Learning in Early Years Foundation Stage

The Early Years Foundation Stage (EYFS) sets the standards that all early years’ providers must meet to ensure that children learn and develop well and are kept healthy and safe.

It promotes teaching and learning to ensure children’s ‘school readiness’ and gives children the broad range of knowledge and skills that provide the right foundation for good future progress through school and life.

The EYFS seeks to provide:

  • Quality and consistency in all early years settings, so that every child makes good progress and no child gets left behind;
  • A secure foundation through learning and development opportunities which are planned around the needs and interests of each individual child and are assessed and reviewed regularly;
  • Partnership working between practitioners and with parents and/or carers;
  • Equality of opportunity and anti-discriminatory practice, ensuring that every child is included and supported.

The EYFS specifies requirements for learning and development and for safeguarding children and promoting their welfare.

The learning and development requirements cover:

  • the areas of learning and development which must shape activities and experiences (educational programmes) for children in all early years settings;
  •  the early learning goals that providers must help children work towards (the knowledge, skills and understanding children should have at the end of the academic year in which they turn five); and
  • assessment arrangements for measuring progress (and requirements for reporting to parents and/or carers)

“The curriculum for pupils with special educational needs and/or disabilities (SEND) is well designed.”

Ofsted

“Pupils are motivated to learn. They enjoy lessons and they achieve well.”

Ofsted

“Leaders have designed the curriculum to develop pupils’ sense of belonging, identity and pride in being from Hull.”

Ofsted

“Pupils are well prepared for secondary education.”

Ofsted

“Leaders, including the trust, ensure that pupil, parent and staff well-being is a top priority.”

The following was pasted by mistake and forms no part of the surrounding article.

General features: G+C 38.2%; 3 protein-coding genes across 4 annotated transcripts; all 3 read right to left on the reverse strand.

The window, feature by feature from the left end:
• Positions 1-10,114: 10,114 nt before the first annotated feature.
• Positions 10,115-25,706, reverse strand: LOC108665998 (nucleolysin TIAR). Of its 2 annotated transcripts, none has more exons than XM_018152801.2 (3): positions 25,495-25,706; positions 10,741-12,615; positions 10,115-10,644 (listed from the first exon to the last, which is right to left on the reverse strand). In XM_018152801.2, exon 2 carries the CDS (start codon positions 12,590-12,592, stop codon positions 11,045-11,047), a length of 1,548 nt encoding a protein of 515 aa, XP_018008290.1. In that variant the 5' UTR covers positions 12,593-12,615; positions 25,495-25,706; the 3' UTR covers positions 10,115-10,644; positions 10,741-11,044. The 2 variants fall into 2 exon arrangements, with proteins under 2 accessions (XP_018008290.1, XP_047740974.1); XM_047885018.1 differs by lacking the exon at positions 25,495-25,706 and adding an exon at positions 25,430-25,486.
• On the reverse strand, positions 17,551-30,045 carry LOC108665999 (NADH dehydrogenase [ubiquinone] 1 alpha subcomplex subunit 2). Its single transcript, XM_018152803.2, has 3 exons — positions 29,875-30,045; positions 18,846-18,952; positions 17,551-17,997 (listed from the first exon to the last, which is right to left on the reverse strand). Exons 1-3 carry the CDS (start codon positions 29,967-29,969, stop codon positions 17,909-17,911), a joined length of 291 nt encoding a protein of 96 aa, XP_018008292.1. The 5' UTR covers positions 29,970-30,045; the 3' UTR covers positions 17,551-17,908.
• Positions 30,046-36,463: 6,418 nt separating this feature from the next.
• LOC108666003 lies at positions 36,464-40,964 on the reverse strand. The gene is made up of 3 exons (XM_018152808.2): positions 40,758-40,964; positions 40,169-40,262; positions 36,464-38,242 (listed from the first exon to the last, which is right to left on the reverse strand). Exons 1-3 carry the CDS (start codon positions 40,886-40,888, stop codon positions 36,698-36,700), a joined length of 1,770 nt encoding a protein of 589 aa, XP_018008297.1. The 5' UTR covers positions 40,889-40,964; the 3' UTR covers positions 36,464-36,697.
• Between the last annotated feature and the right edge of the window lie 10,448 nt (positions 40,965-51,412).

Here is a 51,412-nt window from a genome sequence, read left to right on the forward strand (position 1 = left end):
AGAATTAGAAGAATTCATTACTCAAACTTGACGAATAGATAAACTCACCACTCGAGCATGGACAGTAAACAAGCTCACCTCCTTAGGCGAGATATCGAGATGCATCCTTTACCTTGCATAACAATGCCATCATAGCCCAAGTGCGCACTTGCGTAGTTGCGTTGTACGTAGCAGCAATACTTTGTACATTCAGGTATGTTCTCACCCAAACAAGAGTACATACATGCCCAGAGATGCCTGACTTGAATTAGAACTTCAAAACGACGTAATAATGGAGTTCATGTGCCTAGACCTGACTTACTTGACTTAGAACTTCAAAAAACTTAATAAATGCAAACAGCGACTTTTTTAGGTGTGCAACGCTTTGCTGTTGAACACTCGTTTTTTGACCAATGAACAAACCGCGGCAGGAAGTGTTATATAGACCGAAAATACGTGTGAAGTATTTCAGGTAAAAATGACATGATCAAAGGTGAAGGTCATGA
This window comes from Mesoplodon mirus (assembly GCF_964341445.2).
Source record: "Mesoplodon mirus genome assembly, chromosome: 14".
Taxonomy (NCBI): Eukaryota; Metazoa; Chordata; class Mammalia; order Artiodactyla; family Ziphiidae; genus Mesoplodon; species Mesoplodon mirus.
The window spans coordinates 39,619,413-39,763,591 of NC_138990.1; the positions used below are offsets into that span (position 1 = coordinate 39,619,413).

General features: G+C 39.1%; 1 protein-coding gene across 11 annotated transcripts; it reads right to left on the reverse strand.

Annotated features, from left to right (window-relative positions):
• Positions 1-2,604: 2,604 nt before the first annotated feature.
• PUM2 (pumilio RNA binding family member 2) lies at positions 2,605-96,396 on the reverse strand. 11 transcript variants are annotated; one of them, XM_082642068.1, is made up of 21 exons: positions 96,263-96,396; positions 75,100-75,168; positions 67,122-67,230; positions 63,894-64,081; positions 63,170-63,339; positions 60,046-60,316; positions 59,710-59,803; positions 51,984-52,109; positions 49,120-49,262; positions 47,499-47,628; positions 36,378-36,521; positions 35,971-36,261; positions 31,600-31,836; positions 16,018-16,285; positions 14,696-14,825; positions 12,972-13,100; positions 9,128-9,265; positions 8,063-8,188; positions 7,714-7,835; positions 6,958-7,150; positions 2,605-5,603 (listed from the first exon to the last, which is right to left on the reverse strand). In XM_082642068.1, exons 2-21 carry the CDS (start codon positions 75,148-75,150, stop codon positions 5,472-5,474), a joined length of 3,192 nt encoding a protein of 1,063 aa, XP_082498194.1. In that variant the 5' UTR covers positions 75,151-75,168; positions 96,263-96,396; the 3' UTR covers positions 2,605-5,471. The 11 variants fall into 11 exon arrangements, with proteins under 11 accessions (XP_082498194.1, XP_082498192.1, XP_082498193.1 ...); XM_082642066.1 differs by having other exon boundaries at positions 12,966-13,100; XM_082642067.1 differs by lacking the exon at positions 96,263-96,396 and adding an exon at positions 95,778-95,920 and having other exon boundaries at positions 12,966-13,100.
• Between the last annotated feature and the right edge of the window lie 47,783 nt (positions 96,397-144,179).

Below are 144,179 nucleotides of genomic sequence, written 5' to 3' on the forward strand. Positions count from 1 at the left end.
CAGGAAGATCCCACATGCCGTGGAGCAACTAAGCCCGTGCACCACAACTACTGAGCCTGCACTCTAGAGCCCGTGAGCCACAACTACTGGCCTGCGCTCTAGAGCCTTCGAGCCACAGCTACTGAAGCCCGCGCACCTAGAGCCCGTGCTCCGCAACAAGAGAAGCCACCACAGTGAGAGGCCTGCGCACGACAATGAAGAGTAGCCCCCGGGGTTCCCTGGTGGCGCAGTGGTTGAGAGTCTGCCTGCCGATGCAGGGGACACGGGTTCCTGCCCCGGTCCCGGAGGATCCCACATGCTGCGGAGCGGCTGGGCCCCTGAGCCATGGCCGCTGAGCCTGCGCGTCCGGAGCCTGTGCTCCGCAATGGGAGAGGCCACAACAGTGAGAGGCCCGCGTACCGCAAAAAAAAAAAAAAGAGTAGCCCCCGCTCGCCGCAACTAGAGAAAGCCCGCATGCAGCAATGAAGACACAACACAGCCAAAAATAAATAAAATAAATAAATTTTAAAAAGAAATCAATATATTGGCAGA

Ofsted

“Pupils love the ‘Thorpepark 50’.”

Ofsted

“Pupils often benefit from bespoke plans which are matched to their needs.”

Ofsted

“Pupils are empathetic and show understanding of other pupils’ needs.”

Ofsted

“Extra-curricular clubs are carefully chosen to stretch individual pupils’ talents in music, sport and other areas, including sewing.”

Ofsted

“Children in the early years get off to a good start.”

Ofsted

“Pupil ambassadors check on other pupils’ well-being.”

Ofsted

“Pupils are exposed to a wide range of high-quality books.”

Ofsted

“Pupils are motivated to learn.”

Ofsted

“Parents work in partnership with leaders and staff.”

Ofsted

“Pupils learn about people and places from their local area in all subjects.”

Ofsted

“There is a truly inclusive ethos.”

Ofsted

“Pupil mentors support younger pupils and those new to the school.”

Ofsted

“Lots of initiatives are in place to encourage pupils’ love of reading.”

Ofsted

“Leaders have ensured that the teaching of reading is strong.”

Ofsted

“Leaders are committed to and highly skilled in supporting pupils who struggle to manage their own behaviour.”

Ofsted

“Pupils understand how to keep their minds and bodies healthy.”

Ofsted

“Pupils know ways to raise their own self-esteem and that of others.”

Ofsted

“Pupils learn the importance of contributing to their community.”

Ofsted

“Pupils thrive at Thorpepark Academy.”

Ofsted

“The school’s offer for pupils’ personal development is exceptional.”

Ofsted

“Pupils enjoy being active citizens and getting paid in credits they can spend in the school shop.”

Ofsted

“By the end of key stage 2 pupils have secure knowledge in English and mathematics.”

Ofsted

“Leaders prioritise pupils’ well-being.”

Ofsted

“Leaders know the pupils, their families and the community very well.”

Ofsted

“Many parents appreciate the adult learning and volunteering opportunities available to them.”

Ofsted